The Ombudsman's final decision:
Summary: Mrs R complained on behalf of her uncle, Mr X. Mrs R complained about the care Mr X received at a care home between February 2017 and August 2017. The care provider was at fault. It failed to provide Mr X with a key worker, failed to update his care plan and risk assessments, and failed to react to maintenance issues with his room in a timely manner. The care provider agreed to pay Mr X £150 to recognise the distress and uncertainty the faults caused him. The care provider was also at fault for how it handled Mrs R’s complaint. The care provider agreed to pay Mrs R £150 in recognition of its poor complaint handling which caused her time, trouble and frustration.
- Mrs R complained on behalf of her uncle, Mr X. Mrs R complained about the standard of care Mr X received at Abbey Grange care home, between February 2017 and August 2017. Mrs R said the care home failed to review Mr X’s care plan. She said it failed to complete a risk assessment when staff moved him to another room, which resulted in him falling and fracturing his femur. Mrs R said the failures meant the care home did not meet Mr X’s needs and could have prevented the fall. Mrs R also complained about the care home’s poor complaint handling which caused her time, trouble and uncertainty.
The Ombudsman’s role and powers
- We investigate complaints about adult social care providers and decide whether their actions have caused an injustice, or could have caused injustice, to the person making the complaint. I have used the term fault to describe such actions. (Local Government Act 1974, sections 34B and 34C)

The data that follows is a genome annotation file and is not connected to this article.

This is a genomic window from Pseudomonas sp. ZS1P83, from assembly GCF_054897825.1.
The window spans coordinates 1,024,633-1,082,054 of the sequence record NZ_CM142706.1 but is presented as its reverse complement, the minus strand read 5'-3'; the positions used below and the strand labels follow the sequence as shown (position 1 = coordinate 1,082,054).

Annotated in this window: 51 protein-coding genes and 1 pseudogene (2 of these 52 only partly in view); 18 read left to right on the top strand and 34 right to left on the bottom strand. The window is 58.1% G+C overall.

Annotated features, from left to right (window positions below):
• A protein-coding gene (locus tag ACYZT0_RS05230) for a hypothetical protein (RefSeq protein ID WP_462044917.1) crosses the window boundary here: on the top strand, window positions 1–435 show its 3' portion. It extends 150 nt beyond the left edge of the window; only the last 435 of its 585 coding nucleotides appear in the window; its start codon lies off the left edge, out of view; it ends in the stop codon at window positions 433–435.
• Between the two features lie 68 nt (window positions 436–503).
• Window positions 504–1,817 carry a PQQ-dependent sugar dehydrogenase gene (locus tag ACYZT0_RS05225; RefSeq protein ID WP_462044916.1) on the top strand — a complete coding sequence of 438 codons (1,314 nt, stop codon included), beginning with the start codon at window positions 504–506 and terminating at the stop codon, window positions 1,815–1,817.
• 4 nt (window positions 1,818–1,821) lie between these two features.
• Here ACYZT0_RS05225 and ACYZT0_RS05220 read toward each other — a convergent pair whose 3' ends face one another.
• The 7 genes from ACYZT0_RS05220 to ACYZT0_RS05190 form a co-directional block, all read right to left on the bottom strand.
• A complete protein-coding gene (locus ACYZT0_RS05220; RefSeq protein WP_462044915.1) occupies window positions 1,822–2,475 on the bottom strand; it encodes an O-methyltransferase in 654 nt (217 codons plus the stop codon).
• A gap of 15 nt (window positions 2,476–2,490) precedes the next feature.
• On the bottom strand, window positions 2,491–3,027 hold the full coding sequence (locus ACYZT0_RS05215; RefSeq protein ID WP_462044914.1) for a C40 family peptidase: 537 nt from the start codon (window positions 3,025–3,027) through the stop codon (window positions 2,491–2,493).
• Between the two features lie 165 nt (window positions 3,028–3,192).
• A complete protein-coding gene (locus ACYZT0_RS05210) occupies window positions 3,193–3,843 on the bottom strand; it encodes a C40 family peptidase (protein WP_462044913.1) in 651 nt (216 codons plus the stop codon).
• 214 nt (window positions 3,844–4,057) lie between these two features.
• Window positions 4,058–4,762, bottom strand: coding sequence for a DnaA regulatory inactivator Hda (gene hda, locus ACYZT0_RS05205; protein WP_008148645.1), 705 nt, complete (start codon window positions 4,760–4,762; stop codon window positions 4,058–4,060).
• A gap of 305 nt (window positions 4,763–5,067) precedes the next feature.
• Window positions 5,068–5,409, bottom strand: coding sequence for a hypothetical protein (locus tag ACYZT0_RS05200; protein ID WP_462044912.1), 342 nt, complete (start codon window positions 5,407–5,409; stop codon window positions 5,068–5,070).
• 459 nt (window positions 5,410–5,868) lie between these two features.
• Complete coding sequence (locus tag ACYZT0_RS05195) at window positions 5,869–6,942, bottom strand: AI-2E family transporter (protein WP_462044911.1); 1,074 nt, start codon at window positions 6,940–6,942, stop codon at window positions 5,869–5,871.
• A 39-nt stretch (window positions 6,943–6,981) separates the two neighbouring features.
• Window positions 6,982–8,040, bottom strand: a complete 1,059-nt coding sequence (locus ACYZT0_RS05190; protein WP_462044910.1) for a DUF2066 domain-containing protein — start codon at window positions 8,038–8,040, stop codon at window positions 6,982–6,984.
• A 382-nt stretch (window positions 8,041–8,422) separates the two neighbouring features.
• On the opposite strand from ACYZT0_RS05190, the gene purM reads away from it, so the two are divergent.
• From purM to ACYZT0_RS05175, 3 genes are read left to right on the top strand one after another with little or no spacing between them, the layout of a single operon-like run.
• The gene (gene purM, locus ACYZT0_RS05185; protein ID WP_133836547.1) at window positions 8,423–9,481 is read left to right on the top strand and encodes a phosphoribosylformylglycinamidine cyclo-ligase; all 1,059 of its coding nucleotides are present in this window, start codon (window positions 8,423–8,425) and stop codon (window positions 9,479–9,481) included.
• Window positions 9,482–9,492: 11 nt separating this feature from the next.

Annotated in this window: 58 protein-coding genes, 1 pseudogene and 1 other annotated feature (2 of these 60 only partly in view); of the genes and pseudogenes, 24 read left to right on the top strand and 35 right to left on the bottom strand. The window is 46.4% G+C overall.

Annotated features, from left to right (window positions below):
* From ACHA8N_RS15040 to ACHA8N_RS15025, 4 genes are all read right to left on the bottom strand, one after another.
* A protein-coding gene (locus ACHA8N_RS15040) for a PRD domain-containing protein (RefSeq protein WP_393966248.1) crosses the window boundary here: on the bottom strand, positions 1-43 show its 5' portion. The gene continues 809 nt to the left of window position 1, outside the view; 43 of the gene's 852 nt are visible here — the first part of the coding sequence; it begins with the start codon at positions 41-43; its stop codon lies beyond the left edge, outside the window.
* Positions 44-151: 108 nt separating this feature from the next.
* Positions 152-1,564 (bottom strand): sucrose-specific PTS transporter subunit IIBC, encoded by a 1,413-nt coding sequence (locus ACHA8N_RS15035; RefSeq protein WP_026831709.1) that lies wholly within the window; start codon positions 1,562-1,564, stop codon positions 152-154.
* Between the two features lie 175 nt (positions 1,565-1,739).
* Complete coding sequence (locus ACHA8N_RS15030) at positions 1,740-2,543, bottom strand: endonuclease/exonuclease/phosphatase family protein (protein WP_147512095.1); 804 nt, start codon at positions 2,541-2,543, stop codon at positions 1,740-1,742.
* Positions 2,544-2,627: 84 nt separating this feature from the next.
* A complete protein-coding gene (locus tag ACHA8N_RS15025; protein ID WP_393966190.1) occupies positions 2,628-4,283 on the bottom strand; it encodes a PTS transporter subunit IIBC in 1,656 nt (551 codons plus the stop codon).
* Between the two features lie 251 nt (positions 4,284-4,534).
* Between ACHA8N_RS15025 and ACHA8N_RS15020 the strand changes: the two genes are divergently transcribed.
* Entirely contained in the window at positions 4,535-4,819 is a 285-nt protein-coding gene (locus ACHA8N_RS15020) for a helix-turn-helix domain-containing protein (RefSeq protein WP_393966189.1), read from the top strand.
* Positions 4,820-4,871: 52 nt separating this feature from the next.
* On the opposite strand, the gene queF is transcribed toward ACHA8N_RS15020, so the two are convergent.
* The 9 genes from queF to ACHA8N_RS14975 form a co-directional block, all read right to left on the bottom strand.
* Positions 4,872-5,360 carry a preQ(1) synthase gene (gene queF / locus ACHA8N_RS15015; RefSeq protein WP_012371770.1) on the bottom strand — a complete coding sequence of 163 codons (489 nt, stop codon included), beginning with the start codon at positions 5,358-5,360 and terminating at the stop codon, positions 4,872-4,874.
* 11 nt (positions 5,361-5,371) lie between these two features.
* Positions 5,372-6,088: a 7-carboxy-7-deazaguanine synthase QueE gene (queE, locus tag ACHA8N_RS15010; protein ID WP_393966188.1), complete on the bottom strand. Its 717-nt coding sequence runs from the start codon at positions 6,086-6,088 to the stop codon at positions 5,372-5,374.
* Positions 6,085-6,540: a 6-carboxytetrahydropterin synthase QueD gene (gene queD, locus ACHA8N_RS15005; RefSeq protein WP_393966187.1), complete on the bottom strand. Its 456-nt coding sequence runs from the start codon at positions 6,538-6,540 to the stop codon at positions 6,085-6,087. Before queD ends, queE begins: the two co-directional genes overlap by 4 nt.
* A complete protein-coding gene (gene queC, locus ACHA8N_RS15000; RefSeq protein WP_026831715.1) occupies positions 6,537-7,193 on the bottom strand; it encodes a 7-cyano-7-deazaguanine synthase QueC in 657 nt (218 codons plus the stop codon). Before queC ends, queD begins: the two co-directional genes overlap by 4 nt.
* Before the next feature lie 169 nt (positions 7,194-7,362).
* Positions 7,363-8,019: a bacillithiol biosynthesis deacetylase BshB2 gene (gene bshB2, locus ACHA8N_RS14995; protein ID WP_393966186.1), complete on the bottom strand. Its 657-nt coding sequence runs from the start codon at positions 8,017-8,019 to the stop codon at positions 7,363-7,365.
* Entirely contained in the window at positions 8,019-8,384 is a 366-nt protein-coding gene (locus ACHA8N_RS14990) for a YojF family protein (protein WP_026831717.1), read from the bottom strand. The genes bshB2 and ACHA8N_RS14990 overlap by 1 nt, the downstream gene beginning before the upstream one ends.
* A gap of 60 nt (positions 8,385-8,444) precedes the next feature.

- If an adult social care provider’s actions have caused an injustice, we may suggest a remedy. (Local Government Act 1974, section 34H(4))
How I considered this complaint
- I spoke to Mrs R about her complaint.
- I considered the Council’s response to my enquiries.
- I considered the information the care home provided in response to my enquiries.
- I considered the Ombudsman’s guidance on remedies.
- Mrs R and the care provider had an opportunity to comment on my draft decision. I considered their comments before I made my final decision.
What I found
- If someone has a contract for their care that is between them (or their representative) and the care provider then the Ombudsman can investigate and make findings against that care provider. If the contract is between the person (or representative) and a council then the Ombudsman can make findings against that council.
- In this case, Mr X had a fall at home in October 2015 and was admitted to hospital. The Council assessed Mr X and he agreed to move into residential care. Mr X moved into the care home in October 2015. He agreed a contract directly with the care provider. The Council assisted with financial contributions until it completed a full financial assessment. In May 2016, Mr X became a self-funder after the sale of his home. Mr X remained on the contract which he signed with the care home in 2015.
Law and guidance